Bud Selig: “the greatest environmentalist in the history of sports”

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This is not some empty boast from either Selig himself or one of his surrogates trying to burnish his legacy. It comes from Allen Hershkowitz, president and co-founder of the Green Sports Alliance, a non-profit that helps sports teams, leagues and venues enhance their environmental stewardship. He’s also a former NRDC scientist and is a visiting professor at the MBA Program of the Presidio Graduate School.

Mother Jones has a profile on him and his career. Specifically, how he convinced sports leagues — not filled with or run by folks who spend too much time thinking about environmental issues — to think about environmental issues. He did so by hipping them to how they could improve their bottom line by — or, at the very least, at the same time — as they do things which help the environment.

The article is filled with all sorts of examples, including obvious things like getting them to build green stadiums and start recycling programs to getting the Eagles to change which toilet paper they use at their stadium because it came from trees which supported eagle habitat. In that vein, a lot of it is based on good old fashioned business, such as letting sponsors and business partners of leagues know when what the leagues are doing is bad for the environment, their image and the bottom line. The market isn’t perfect, of course, but the market tends to move folks of a certain stripe pretty quickly.

Anyway, Hershkowitz singles out Bud Selig for praise:

A few months later, Hershkowitz secured a meeting with surrogates to then-Major League Baseball Commissioner Bud Selig, to ask them to collaborate with the NRDC on environmental messaging. Redford narrated a $35,000 video the NRDC put together for the meeting, even making an appearance in the New York Knights jacket he famously wore in The Natural. The commish bought in, signing a comprehensive agreement to educate fans and promote energy efficiency, renewable power, water conservation, and recycling. When they finally met in person, Hershkowitz says, Selig took him by the shoulders and said, “Whatever you need, you let me know.” To this day, Hershkowitz calls Selig “the greatest environmentalist in the history of sports.”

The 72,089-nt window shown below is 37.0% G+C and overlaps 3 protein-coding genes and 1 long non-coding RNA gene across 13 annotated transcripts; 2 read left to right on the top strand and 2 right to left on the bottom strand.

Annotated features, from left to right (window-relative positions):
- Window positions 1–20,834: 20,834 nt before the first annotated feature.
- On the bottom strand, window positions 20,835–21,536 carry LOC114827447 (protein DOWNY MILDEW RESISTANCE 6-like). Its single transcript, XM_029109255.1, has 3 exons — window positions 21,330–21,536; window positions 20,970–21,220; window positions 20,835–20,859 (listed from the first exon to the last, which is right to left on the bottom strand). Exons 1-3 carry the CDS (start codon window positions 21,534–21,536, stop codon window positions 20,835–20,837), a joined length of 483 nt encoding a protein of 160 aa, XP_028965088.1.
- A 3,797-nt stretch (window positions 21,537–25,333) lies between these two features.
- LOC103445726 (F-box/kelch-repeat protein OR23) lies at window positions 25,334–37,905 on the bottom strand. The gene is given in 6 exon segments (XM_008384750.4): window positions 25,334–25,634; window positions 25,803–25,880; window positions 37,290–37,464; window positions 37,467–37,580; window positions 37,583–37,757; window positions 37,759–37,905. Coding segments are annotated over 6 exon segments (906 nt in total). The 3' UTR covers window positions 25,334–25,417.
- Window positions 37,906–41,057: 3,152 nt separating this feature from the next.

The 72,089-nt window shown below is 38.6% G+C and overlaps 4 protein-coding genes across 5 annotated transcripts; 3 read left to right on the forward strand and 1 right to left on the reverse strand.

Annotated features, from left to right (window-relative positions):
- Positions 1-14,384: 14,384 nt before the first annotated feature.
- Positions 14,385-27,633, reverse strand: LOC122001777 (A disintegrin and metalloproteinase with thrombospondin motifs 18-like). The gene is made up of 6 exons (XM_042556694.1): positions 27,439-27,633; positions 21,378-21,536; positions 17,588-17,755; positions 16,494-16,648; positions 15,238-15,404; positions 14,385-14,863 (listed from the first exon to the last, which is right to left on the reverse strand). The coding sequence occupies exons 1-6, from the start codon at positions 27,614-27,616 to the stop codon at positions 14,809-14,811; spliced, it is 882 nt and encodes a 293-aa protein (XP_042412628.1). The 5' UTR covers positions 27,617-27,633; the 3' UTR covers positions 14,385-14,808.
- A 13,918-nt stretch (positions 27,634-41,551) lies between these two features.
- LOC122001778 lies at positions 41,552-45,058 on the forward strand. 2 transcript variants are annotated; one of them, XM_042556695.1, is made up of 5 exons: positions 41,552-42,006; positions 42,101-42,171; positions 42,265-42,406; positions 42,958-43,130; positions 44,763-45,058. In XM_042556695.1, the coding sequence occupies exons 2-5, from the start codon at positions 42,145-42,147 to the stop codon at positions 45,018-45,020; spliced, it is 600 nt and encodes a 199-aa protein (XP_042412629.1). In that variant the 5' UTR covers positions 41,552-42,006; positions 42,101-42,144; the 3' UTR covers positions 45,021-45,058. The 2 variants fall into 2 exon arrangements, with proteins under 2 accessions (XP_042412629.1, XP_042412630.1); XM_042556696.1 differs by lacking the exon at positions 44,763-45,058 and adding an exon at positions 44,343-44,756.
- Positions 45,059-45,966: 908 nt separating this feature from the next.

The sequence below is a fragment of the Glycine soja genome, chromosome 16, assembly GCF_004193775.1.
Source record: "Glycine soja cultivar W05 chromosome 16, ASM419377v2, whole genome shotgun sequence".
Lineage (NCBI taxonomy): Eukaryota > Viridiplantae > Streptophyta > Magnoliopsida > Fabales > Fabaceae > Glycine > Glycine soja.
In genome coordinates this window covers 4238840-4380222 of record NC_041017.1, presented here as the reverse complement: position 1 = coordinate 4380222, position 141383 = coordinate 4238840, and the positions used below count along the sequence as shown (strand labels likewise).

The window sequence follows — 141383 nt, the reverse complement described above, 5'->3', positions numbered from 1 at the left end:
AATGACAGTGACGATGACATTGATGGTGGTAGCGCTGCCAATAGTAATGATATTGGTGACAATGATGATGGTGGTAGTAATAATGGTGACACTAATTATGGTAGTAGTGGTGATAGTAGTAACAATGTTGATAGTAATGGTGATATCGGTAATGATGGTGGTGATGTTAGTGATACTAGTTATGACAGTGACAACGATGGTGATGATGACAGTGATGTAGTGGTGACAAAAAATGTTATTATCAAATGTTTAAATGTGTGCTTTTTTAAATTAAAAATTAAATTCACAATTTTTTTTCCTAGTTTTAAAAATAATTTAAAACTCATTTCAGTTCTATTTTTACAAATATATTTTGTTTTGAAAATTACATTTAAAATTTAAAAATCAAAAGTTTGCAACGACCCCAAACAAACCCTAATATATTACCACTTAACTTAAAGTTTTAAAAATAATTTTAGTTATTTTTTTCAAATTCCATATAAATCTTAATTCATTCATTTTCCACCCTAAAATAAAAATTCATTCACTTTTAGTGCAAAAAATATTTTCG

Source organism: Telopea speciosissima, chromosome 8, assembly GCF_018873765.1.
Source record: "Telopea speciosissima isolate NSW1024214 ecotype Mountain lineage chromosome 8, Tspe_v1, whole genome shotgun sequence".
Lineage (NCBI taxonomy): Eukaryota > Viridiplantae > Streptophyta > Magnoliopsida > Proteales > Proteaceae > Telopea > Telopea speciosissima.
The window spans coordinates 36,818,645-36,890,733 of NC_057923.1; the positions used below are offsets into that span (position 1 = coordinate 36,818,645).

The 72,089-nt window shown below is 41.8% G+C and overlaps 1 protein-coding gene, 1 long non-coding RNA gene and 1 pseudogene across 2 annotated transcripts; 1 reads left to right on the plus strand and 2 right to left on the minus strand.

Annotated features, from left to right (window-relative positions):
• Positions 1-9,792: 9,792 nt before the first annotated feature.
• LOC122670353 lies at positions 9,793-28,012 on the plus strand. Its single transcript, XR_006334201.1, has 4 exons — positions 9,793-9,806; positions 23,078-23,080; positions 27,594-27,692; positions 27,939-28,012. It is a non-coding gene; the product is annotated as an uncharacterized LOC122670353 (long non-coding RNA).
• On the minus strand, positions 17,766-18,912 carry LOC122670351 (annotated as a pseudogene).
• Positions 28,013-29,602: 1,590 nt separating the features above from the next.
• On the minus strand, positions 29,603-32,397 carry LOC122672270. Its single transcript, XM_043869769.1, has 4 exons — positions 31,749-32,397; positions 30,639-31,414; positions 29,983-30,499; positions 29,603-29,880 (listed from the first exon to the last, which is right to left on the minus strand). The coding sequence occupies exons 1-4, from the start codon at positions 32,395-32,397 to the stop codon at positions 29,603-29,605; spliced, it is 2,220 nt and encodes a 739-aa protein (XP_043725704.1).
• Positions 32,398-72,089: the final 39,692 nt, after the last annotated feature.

And you think all he did was spearhead a labor dispute that cancelled a World Series.

(Thanks to Michael Lloyd for the heads up)

Shohei Ohtani agrees to $30 million deal for 2023 with Angels

Jayne Kamin-Oncea-USA TODAY Sports
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ANAHEIM, Calif. — Shohei Ohtani agreed to a $30 million deal with the Los Angeles Angels for the 2023 season in the two-way superstar’s final year of arbitration eligibility before free agency.

The Angels announced the deal, avoiding a potentially complicated arbitration case with the 2021 AL MVP.

Ohtani’s deal is fully guaranteed, with no other provisions. The contract is the largest ever given to an arbitration-eligible player, surpassing the $27 million given to Mookie Betts by the Boston Red Sox in January 2020, a month before he was traded to the Los Angeles Dodgers.

Ohtani is having another incredible season at the plate and on the mound for the Angels, regularly accomplishing feats that haven’t occurred in the major leagues since Babe Ruth’s heyday. He is a strong contender for the AL MVP award again alongside the Yankees’ Aaron Judge, who has tied the AL home run record and is closing in on the batting Triple Crown.

Ohtani is batting .276 with 34 homers, 94 RBIs and a .888 OPS as the Halos’ designated hitter. He is 15-8 with a 2.35 ERA and 213 strikeouts as their ace on the mound, and opponents are batting only .207 against him.

The 28-year-old Ohtani still will be a free agent after the 2023 season, and his future could be tied to the immediate fortunes of the Angels, who will complete their seventh consecutive losing season next week. The Angels didn’t trade Ohtani at the deadline despite being out of the playoff race again, and Ohtani is wildly popular among the club’s fans.

Ohtani repeatedly has said winning will be an important factor in choosing his home beyond 2023, and Angels owner Arte Moreno is currently exploring a sale of the team.

Moreno’s leadership has been widely criticized during the Angels’ mostly miserable run of play since 2009, and a fresh start with deep-pocketed new owners could be the best chance to persuade Ohtani to stay with the franchise he joined in 2018 from Japan. Ohtani immediately won the AL Rookie of the Year award, and he rounded into unique form last season after recovering fully from Tommy John surgery.